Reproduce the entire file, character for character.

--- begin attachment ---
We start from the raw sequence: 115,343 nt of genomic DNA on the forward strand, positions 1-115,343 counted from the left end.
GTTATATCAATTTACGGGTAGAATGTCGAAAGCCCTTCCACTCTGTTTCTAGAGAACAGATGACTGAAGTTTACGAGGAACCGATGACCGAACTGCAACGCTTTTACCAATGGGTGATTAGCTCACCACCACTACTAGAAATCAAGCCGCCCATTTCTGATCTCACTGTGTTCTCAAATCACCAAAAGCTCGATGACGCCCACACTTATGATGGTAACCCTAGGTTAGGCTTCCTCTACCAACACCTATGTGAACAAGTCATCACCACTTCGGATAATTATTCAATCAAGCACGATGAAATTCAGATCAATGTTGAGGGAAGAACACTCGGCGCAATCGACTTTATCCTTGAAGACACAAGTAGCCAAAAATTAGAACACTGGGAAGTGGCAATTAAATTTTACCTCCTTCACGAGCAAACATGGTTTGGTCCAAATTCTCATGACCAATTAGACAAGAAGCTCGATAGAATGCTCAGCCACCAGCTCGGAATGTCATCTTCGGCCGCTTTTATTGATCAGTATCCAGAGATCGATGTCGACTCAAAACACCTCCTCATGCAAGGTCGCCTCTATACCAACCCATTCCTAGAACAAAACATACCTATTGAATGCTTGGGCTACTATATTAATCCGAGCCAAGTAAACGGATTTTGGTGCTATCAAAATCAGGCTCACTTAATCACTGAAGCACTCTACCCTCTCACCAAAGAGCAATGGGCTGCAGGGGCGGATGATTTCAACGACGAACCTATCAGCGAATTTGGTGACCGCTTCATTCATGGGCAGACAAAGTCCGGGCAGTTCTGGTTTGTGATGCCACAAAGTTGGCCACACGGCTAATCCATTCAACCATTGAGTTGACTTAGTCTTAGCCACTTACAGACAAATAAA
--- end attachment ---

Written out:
We start from the raw sequence: 115,343 nt of genomic DNA on the forward strand, positions 1-115,343 counted from the left end.
GTTATATCAATTTACGGGTAGAATGTCGAAAGCCCTTCCACTCTGTTTCTAGAGAACAGATGACTGAAGTTTACGAGGAACCGATGACCGAACTGCAACGCTTTTACCAATGGGTGATTAGCTCACCACCACTACTAGAAATCAAGCCGCCCATTTCTGATCTCACTGTGTTCTCAAATCACCAAAAGCTCGATGACGCCCACACTTATGATGGTAACCCTAGGTTAGGCTTCCTCTACCAACACCTATGTGAACAAGTCATCACCACTTCGGATAATTATTCAATCAAGCACGATGAAATTCAGATCAATGTTGAGGGAAGAACACTCGGCGCAATCGACTTTATCCTTGAAGACACAAGTAGCCAAAAATTAGAACACTGGGAAGTGGCAATTAAATTTTACCTCCTTCACGAGCAAACATGGTTTGGTCCAAATTCTCATGACCAATTAGACAAGAAGCTCGATAGAATGCTCAGCCACCAGCTCGGAATGTCATCTTCGGCCGCTTTTATTGATCAGTATCCAGAGATCGATGTCGACTCAAAACACCTCCTCATGCAAGGTCGCCTCTATACCAACCCATTCCTAGAACAAAACATACCTATTGAATGCTTGGGCTACTATATTAATCCGAGCCAAGTAAACGGATTTTGGTGCTATCAAAATCAGGCTCACTTAATCACTGAAGCACTCTACCCTCTCACCAAAGAGCAATGGGCTGCAGGGGCGGATGATTTCAACGACGAACCTATCAGCGAATTTGGTGACCGCTTCATTCATGGGCAGACAAAGTCCGGGCAGTTCTGGTTTGTGATGCCACAAAGTTGGCCACACGGCTAATCCATTCAACCATTGAGTTGACTTAGTCTTAGCCACTTACAGACAAATAAA